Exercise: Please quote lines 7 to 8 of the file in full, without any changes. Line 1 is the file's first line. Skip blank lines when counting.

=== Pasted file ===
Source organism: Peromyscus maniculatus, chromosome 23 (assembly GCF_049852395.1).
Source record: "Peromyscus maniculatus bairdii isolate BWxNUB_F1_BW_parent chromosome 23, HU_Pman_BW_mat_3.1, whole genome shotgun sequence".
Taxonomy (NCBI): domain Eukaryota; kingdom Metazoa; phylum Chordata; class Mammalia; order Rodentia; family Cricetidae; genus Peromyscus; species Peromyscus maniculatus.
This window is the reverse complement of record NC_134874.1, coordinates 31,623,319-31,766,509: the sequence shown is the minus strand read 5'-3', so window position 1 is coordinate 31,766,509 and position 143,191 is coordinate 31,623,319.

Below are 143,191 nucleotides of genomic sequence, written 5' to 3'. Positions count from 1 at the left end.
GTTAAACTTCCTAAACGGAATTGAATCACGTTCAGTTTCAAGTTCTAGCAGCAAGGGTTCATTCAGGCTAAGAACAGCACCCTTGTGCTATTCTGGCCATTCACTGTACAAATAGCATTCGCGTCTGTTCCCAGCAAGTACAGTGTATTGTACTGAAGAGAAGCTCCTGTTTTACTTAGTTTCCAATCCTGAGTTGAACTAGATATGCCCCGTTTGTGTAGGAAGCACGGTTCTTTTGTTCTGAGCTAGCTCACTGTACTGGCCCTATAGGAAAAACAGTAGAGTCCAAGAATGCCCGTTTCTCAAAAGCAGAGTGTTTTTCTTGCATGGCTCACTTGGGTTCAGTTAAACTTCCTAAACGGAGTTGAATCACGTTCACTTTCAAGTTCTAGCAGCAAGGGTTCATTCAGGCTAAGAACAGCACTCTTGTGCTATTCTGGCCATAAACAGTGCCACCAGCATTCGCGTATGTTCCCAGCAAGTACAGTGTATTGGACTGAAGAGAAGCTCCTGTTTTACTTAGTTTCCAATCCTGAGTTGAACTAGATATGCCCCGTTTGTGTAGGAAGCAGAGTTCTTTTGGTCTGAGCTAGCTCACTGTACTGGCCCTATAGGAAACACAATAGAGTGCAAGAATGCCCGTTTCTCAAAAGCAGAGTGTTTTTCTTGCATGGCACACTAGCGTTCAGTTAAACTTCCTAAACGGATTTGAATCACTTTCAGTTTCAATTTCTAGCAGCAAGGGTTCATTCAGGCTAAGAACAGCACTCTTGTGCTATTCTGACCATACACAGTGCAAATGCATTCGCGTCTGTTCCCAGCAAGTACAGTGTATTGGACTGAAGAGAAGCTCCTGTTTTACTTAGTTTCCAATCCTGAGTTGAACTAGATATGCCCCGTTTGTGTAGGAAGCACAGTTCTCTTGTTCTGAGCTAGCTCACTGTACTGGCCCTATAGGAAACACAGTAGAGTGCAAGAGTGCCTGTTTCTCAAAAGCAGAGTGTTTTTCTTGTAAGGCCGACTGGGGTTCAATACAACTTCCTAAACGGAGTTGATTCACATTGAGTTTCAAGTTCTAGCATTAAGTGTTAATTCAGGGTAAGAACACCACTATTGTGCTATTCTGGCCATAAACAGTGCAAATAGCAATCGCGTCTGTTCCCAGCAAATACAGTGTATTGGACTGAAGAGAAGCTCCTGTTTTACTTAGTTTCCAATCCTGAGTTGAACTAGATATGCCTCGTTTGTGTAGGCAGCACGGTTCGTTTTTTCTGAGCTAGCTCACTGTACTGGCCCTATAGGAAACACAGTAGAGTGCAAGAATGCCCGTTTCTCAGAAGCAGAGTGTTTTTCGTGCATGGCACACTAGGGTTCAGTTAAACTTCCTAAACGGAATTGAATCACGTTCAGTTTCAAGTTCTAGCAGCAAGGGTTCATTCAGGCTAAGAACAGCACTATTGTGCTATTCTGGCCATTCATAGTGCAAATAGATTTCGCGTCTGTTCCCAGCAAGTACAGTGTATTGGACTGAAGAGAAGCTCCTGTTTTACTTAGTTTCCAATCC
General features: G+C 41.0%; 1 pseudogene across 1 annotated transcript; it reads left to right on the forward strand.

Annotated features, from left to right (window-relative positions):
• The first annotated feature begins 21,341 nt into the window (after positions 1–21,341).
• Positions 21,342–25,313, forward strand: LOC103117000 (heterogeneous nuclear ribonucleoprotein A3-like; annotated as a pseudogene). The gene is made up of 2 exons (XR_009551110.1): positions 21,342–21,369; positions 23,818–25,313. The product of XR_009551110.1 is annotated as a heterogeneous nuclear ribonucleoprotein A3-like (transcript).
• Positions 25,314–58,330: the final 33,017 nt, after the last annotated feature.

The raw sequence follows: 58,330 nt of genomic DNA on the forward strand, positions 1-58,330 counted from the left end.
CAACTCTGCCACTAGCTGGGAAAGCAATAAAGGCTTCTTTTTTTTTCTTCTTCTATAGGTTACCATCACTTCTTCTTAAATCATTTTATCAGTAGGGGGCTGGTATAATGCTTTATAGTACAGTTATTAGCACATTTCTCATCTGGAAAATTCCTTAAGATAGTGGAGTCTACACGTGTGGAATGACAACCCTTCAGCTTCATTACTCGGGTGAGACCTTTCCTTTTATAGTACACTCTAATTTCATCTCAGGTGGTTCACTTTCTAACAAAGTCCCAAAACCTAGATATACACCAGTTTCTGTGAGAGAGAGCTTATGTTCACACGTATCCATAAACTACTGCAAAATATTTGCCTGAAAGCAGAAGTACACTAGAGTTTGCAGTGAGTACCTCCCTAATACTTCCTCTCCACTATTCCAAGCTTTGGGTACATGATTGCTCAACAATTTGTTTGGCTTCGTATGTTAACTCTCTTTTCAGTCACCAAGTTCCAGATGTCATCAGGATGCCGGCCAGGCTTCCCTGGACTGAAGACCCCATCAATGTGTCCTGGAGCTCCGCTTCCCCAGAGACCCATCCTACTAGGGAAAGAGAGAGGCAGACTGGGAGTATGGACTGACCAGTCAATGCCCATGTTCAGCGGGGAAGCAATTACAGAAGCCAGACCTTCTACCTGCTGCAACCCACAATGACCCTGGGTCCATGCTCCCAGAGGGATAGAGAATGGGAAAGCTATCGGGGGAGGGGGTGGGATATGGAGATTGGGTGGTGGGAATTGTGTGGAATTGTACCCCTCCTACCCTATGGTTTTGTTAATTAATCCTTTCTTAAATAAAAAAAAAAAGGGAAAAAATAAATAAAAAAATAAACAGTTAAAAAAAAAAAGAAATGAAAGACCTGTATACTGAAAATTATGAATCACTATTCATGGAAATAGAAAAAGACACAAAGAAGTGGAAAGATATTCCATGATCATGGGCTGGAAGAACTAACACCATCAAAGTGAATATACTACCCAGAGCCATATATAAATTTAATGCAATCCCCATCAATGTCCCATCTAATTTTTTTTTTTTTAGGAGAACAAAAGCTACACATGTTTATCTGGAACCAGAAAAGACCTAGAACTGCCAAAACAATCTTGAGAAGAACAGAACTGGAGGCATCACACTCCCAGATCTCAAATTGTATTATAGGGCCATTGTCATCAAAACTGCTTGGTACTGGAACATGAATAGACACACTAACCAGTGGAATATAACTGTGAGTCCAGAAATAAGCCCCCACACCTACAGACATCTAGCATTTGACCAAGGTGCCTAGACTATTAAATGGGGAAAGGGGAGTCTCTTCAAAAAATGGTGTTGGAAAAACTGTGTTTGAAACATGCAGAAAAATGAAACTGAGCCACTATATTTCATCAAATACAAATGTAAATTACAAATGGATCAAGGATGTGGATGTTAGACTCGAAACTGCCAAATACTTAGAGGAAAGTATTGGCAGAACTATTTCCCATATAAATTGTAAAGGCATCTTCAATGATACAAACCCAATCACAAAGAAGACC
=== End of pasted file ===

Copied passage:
General features: G+C 41.0%; 1 pseudogene across 1 annotated transcript; it reads left to right on the forward strand.

Annotated features, from left to right (window-relative positions):